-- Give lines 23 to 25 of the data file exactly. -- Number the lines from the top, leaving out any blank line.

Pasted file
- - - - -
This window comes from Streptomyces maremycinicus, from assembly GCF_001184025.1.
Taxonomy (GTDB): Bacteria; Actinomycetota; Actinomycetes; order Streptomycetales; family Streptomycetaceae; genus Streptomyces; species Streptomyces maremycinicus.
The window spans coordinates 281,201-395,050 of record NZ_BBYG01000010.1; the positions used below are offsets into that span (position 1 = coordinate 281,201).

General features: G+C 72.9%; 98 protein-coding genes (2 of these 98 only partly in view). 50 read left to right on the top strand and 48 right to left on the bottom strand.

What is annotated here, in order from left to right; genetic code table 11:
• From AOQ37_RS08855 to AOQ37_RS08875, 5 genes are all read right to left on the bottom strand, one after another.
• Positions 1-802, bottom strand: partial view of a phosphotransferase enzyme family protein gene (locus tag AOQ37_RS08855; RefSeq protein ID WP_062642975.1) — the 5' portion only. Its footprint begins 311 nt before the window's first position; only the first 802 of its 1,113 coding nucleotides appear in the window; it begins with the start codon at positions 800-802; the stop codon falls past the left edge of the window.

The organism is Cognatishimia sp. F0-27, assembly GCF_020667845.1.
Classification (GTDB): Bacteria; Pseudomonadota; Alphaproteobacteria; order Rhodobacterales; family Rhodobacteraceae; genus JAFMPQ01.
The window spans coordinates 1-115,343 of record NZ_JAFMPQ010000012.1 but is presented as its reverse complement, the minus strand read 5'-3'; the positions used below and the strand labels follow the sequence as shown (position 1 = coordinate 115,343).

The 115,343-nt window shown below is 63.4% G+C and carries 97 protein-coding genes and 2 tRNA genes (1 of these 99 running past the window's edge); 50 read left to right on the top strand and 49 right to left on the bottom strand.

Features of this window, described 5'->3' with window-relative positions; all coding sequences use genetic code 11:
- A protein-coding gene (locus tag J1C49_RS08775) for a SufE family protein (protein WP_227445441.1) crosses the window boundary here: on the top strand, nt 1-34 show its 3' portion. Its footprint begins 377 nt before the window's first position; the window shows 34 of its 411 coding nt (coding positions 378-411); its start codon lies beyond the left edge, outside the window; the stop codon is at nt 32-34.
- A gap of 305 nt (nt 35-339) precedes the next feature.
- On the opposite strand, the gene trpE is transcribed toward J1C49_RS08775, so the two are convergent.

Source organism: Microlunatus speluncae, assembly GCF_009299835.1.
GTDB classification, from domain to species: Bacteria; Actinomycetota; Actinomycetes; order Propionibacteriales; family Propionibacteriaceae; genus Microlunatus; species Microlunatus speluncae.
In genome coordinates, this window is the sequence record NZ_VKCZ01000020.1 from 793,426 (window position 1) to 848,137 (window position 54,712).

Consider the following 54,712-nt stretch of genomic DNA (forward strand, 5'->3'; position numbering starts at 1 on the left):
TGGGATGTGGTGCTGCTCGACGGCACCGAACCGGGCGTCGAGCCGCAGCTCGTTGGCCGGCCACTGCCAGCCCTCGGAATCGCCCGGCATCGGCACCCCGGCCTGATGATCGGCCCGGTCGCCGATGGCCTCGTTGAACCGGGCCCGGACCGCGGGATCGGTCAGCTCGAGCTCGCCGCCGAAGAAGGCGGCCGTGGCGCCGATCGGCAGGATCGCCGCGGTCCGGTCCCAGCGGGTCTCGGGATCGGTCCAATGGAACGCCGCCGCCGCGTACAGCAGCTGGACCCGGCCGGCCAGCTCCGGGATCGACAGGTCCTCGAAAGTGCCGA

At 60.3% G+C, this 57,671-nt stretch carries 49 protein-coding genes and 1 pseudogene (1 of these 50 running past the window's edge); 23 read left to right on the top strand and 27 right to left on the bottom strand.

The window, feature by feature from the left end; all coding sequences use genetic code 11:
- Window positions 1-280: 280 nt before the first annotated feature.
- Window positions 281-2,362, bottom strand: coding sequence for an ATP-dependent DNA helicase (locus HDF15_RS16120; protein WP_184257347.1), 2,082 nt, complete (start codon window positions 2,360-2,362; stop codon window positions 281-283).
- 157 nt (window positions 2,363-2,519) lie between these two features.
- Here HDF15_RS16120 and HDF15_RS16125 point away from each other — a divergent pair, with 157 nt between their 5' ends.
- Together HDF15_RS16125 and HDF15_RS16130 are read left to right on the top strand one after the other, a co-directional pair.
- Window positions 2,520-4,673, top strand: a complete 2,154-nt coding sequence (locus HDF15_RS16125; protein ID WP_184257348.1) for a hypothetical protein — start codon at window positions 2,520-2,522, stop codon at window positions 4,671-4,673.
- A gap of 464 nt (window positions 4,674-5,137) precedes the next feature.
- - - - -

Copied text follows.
- Window positions 1-280: 280 nt before the first annotated feature.
- Window positions 281-2,362, bottom strand: coding sequence for an ATP-dependent DNA helicase (locus HDF15_RS16120; protein WP_184257347.1), 2,082 nt, complete (start codon window positions 2,360-2,362; stop codon window positions 281-283).
- 157 nt (window positions 2,363-2,519) lie between these two features.